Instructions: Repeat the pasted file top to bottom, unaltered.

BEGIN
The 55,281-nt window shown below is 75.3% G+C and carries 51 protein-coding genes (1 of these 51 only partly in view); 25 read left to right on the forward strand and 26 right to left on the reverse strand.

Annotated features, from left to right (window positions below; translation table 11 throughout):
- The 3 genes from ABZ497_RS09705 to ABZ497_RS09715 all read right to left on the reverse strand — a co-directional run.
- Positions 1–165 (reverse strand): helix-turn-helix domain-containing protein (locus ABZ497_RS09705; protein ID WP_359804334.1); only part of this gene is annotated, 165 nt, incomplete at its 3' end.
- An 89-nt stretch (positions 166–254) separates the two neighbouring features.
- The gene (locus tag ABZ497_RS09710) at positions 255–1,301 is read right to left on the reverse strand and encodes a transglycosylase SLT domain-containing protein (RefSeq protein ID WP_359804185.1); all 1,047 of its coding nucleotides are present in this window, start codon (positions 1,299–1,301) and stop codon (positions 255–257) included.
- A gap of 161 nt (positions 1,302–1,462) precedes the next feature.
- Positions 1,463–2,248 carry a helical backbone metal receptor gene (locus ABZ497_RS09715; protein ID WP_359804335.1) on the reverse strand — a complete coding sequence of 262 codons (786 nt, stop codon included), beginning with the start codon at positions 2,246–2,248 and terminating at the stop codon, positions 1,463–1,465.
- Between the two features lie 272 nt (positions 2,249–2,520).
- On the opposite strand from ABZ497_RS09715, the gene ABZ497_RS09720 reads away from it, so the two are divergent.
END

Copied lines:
The 55,281-nt window shown below is 75.3% G+C and carries 51 protein-coding genes (1 of these 51 only partly in view); 25 read left to right on the forward strand and 26 right to left on the reverse strand.

Annotated features, from left to right (window positions below; translation table 11 throughout):
- The 3 genes from ABZ497_RS09705 to ABZ497_RS09715 all read right to left on the reverse strand — a co-directional run.
- Positions 1–165 (reverse strand): helix-turn-helix domain-containing protein (locus ABZ497_RS09705; protein ID WP_359804334.1); only part of this gene is annotated, 165 nt, incomplete at its 3' end.
- An 89-nt stretch (positions 166–254) separates the two neighbouring features.
- The gene (locus tag ABZ497_RS09710) at positions 255–1,301 is read right to left on the reverse strand and encodes a transglycosylase SLT domain-containing protein (RefSeq protein ID WP_359804185.1); all 1,047 of its coding nucleotides are present in this window, start codon (positions 1,299–1,301) and stop codon (positions 255–257) included.
- A gap of 161 nt (positions 1,302–1,462) precedes the next feature.
- Positions 1,463–2,248 carry a helical backbone metal receptor gene (locus ABZ497_RS09715; protein ID WP_359804335.1) on the reverse strand — a complete coding sequence of 262 codons (786 nt, stop codon included), beginning with the start codon at positions 2,246–2,248 and terminating at the stop codon, positions 1,463–1,465.
- Between the two features lie 272 nt (positions 2,249–2,520).
- On the opposite strand from ABZ497_RS09715, the gene ABZ497_RS09720 reads away from it, so the two are divergent.